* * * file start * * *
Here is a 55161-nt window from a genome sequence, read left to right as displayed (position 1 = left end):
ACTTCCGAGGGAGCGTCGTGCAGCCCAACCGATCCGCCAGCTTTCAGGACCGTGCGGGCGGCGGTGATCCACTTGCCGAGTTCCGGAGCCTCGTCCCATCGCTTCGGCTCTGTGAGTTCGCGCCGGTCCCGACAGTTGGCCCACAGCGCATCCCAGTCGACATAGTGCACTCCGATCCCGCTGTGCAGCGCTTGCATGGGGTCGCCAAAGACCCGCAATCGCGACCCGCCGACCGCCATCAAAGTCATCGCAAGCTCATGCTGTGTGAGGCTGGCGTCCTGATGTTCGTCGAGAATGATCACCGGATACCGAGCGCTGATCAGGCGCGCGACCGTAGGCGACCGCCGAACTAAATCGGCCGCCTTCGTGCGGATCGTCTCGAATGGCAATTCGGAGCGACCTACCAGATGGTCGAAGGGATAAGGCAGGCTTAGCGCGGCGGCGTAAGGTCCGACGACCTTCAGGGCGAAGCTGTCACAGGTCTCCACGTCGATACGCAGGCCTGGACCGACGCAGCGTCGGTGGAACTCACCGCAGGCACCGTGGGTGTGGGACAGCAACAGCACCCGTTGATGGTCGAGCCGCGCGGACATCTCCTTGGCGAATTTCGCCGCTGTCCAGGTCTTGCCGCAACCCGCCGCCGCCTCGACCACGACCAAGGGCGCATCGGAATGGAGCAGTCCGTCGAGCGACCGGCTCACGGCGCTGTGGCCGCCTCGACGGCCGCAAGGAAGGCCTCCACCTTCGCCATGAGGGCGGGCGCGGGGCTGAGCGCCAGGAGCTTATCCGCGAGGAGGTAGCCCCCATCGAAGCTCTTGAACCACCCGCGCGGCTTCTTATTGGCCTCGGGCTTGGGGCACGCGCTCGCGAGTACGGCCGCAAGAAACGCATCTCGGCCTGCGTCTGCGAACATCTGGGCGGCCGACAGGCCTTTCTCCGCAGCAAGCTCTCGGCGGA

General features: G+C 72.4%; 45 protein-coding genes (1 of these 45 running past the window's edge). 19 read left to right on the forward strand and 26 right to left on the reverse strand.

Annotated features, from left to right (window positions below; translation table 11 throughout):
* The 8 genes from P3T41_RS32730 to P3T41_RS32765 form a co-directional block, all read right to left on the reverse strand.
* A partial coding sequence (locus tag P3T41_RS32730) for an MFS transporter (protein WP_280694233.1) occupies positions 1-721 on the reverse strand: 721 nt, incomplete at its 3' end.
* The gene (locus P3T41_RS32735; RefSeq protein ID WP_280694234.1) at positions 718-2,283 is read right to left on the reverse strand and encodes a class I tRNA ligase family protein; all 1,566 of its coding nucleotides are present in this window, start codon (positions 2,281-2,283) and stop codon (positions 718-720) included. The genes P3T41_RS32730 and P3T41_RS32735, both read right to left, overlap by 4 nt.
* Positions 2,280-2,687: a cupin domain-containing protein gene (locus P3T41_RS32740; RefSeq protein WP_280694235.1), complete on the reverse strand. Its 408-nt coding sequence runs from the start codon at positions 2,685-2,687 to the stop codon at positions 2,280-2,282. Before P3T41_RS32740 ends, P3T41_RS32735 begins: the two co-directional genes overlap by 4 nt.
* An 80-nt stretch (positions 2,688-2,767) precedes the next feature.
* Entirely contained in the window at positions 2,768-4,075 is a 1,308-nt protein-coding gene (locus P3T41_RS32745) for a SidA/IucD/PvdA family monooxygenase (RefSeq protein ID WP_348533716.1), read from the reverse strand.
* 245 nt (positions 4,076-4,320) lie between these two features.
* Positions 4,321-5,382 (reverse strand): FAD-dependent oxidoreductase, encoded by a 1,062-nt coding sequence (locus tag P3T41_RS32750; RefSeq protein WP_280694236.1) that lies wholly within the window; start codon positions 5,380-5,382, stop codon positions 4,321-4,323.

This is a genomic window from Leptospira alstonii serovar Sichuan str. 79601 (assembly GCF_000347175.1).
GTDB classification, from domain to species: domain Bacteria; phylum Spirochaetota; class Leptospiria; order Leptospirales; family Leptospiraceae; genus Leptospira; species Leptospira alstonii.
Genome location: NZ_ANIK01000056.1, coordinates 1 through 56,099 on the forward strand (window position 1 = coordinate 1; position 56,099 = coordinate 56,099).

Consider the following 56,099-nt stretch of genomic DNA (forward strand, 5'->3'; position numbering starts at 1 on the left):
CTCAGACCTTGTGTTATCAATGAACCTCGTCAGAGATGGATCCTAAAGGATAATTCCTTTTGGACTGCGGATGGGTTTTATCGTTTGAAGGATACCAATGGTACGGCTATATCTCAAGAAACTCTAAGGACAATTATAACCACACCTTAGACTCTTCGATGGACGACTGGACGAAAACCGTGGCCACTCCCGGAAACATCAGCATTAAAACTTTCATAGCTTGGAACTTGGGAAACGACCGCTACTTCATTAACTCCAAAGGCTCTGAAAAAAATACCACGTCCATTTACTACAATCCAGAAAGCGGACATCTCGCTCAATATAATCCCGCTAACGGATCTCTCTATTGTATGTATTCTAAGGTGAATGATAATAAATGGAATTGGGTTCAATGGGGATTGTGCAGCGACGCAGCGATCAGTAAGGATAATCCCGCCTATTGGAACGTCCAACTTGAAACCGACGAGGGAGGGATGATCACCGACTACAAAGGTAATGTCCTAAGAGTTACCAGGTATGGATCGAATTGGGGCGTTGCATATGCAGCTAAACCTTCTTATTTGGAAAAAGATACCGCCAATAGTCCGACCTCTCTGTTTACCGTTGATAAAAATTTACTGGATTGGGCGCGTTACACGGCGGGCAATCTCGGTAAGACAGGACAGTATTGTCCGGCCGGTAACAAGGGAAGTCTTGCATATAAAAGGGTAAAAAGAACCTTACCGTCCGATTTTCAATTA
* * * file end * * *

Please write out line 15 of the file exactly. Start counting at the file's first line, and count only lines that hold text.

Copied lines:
Genome location: NZ_ANIK01000056.1, coordinates 1 through 56,099 on the forward strand (window position 1 = coordinate 1; position 56,099 = coordinate 56,099).